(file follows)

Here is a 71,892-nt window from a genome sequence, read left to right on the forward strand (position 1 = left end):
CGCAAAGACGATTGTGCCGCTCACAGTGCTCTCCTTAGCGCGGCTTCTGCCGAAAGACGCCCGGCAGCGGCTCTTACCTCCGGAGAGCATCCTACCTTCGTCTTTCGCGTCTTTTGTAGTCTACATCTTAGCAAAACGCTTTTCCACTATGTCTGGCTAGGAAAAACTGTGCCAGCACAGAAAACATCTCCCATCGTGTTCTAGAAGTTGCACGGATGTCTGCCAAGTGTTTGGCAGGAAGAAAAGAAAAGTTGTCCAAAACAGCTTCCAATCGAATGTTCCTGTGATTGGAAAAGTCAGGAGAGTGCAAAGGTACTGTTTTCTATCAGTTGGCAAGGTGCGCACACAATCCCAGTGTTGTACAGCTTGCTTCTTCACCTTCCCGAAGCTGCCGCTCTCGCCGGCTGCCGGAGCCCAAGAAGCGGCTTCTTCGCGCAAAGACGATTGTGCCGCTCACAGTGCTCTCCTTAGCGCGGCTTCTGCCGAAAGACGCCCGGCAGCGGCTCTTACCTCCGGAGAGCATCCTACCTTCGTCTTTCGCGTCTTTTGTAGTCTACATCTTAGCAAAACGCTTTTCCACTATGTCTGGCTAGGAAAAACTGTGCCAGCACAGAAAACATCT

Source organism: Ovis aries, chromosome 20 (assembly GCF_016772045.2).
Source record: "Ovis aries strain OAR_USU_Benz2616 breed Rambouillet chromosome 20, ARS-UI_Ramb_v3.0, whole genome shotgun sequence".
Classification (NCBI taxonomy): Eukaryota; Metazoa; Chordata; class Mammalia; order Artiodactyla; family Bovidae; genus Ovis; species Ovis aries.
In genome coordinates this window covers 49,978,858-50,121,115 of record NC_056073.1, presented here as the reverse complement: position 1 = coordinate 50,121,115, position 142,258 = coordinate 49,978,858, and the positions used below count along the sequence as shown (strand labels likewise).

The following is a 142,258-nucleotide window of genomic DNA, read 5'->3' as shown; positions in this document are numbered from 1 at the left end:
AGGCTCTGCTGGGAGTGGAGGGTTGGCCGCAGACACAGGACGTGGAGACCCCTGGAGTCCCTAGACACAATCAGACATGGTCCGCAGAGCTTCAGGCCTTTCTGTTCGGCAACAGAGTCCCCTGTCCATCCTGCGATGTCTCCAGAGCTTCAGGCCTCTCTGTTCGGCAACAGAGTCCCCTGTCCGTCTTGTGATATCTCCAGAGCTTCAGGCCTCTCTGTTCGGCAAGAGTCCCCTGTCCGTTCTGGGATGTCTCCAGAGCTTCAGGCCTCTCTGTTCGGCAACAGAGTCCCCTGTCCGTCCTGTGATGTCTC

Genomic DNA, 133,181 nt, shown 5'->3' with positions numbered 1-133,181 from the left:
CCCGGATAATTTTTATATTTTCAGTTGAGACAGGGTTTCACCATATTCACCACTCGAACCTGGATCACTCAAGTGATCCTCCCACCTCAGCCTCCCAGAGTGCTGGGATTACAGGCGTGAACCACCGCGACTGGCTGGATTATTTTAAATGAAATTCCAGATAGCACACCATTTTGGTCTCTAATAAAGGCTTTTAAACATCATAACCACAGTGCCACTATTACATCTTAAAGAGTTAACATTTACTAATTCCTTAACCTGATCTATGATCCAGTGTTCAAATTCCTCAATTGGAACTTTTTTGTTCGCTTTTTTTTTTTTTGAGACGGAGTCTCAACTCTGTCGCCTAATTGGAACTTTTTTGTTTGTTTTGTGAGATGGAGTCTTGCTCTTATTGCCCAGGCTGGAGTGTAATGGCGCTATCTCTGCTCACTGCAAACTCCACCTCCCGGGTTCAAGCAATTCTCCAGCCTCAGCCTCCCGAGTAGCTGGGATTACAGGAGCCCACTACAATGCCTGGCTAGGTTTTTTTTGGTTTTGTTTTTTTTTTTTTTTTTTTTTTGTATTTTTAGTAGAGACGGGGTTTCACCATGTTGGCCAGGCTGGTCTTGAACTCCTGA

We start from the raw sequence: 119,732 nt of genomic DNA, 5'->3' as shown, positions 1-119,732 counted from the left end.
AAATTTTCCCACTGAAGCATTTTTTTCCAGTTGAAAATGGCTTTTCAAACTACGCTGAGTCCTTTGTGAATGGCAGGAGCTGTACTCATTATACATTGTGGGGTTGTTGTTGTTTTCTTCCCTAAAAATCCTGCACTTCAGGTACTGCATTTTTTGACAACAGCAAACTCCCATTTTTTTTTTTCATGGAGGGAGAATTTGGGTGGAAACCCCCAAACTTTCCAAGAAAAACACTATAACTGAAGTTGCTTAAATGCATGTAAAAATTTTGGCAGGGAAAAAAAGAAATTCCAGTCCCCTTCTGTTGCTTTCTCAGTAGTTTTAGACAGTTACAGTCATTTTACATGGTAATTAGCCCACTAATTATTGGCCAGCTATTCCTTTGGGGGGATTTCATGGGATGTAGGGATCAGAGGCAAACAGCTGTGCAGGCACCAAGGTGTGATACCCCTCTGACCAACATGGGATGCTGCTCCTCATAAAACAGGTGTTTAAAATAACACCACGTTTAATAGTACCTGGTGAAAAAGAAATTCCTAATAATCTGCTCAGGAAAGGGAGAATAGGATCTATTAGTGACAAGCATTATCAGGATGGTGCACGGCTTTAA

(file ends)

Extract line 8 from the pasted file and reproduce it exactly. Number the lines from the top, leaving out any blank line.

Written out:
AGGCTCTGCTGGGAGTGGAGGGTTGGCCGCAGACACAGGACGTGGAGACCCCTGGAGTCCCTAGACACAATCAGACATGGTCCGCAGAGCTTCAGGCCTTTCTGTTCGGCAACAGAGTCCCCTGTCCATCCTGCGATGTCTCCAGAGCTTCAGGCCTCTCTGTTCGGCAACAGAGTCCCCTGTCCGTCTTGTGATATCTCCAGAGCTTCAGGCCTCTCTGTTCGGCAAGAGTCCCCTGTCCGTTCTGGGATGTCTCCAGAGCTTCAGGCCTCTCTGTTCGGCAACAGAGTCCCCTGTCCGTCCTGTGATGTCTC